Before I start my address, I just wanted to spend a moment to mention what we are doing in Phoenix for the annual meeting of the Eastern Association for the Surgery of Trauma (EAST). The organization traditionally was founded and focused on young trauma surgeons but specifically focused on those who lived east of the Mississippi River. Why that was chosen is a very long story and I am not going to get into it, but when we get to the 25th anniversary meeting of EAST in 2012, I am hopeful that we will have some sessions where we can really delve into the history of the organization.
I was at many board meetings where the Membership Committee literally needed a map to determine whether surgeons who often worked at the same hospital but had home addresses on either side of the Mississippi River (e.g., the Minneapolis region) could be members of the organization. Some people got into EAST, and some people arbitrarily were not allowed in because of where they lived.
I was first named to the board in 1999, and I was the head of the Careers in Trauma Committee, the committee Bill Chiu so ably handles now. Paul Cunningham was the president at the time, and he convened a retreat.1 It was held in Tampa, Florida, which was the site of an upcoming meeting of EAST, and the big question that was discussed was what will happen if EAST does not change? If we stay a regional organization, what will happen if we do not evolve?
We were broken into groups, and I was assigned to the group that had to look into a crystal ball and describe the future of the organization if we did not change, and another group described that same future if we moved to allow members from across the country. It was very clear after the presentations that the potential for EAST to impact young trauma surgeons and the injured patients they care for would be limited without making that step. We looked to our mission statement that reads, in part, that EAST provides leadership and development for young surgeons active in the care of the injured patient, not to young surgeons who happen to live on the East Coast but to young surgeons across the board.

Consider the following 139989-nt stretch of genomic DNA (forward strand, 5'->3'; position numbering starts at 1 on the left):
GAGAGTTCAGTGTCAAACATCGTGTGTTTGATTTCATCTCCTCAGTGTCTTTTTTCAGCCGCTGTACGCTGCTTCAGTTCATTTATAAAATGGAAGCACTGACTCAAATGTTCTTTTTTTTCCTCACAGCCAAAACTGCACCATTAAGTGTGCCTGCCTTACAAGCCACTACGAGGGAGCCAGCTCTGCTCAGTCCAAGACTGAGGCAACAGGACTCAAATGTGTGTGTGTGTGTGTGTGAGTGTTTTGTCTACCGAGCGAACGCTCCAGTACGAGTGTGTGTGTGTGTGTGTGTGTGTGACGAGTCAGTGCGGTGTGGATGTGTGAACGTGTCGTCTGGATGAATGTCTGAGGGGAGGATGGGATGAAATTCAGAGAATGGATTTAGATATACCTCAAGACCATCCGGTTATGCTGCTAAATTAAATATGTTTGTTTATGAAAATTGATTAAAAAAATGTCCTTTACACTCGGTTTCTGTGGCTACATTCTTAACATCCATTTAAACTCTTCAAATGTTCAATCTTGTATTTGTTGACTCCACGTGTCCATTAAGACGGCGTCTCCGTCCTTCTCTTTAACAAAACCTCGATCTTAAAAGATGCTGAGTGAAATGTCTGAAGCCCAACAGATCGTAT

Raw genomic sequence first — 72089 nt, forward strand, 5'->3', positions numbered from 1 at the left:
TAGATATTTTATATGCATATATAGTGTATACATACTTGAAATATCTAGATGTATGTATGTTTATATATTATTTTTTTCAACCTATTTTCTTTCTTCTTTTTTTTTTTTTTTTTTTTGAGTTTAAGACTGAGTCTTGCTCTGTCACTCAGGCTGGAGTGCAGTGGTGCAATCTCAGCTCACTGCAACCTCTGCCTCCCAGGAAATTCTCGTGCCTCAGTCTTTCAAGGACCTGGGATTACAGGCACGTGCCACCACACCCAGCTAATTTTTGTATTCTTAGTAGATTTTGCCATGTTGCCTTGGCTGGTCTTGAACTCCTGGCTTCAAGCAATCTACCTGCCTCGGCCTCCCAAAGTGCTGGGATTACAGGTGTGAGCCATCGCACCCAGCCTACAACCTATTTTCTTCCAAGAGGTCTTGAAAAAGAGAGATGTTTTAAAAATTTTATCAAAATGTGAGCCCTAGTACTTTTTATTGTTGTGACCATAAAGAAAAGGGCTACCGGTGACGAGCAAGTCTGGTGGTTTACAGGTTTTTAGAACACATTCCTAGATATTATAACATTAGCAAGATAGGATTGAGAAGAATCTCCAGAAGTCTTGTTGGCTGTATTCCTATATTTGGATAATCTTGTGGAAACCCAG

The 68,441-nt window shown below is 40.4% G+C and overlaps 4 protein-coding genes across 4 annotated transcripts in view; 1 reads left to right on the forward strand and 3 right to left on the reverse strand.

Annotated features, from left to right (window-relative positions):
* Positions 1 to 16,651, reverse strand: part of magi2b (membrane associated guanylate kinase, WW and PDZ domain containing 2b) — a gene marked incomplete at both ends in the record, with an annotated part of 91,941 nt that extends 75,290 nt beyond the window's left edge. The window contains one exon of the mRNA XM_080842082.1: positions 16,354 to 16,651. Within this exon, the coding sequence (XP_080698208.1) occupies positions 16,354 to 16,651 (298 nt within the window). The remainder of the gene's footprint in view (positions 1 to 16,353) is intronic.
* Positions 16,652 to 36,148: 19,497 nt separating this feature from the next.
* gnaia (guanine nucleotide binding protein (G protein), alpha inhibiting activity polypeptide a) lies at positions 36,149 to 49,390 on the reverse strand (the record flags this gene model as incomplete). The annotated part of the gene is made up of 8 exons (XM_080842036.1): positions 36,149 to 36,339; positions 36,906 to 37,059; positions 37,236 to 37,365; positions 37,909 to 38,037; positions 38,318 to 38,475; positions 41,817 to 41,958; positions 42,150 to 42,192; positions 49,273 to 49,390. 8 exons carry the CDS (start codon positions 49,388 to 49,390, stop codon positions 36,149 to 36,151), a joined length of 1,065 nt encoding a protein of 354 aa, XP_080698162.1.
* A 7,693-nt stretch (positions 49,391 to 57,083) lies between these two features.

This started a multiyear process to change the bylaws and open membership to EAST. Many of you have been to the business meeting and you have seen how bylaws change. A lot of them are somewhat mundane and God bless the Erik Barquist’s and the Mark Gestring’s of the world who have been overseeing the Bylaws Committee during the last 6 years, but this was a significant change in our bylaws. It happened over 2 years, an initial reading and a second reading, and there was some active, vigorous debate within the organization about whether this was the right thing to do. We wanted to keep the essence of the organization intact and assure that our organizational relationships with American Association for the Surgery of Trauma (AAST) and Western Trauma remained close.
After the bylaw change had been approved, it was decided to approach the growth of the organization slowly rather than knocking on the door of every trauma surgeon west of the Mississippi and offering membership. At this time, there was this concept that if we were going to be a national organization and we were slowly going to allow members west of the Mississippi to join the organization, we were going to eventually have to have a meeting out west. This first meeting of EAST out West is the completion of that vision, and it has been a big success. Scott Sagraves and Christine Eme from EAST and the local arrangements group led by Peter Rhee and Paul Dabrowski have really helped make the meeting run flawlessly. For those of you who have looked at the program book, you will see that we have listed upcoming meetings for the next 5 years, including a second visit to Arizona in 2013.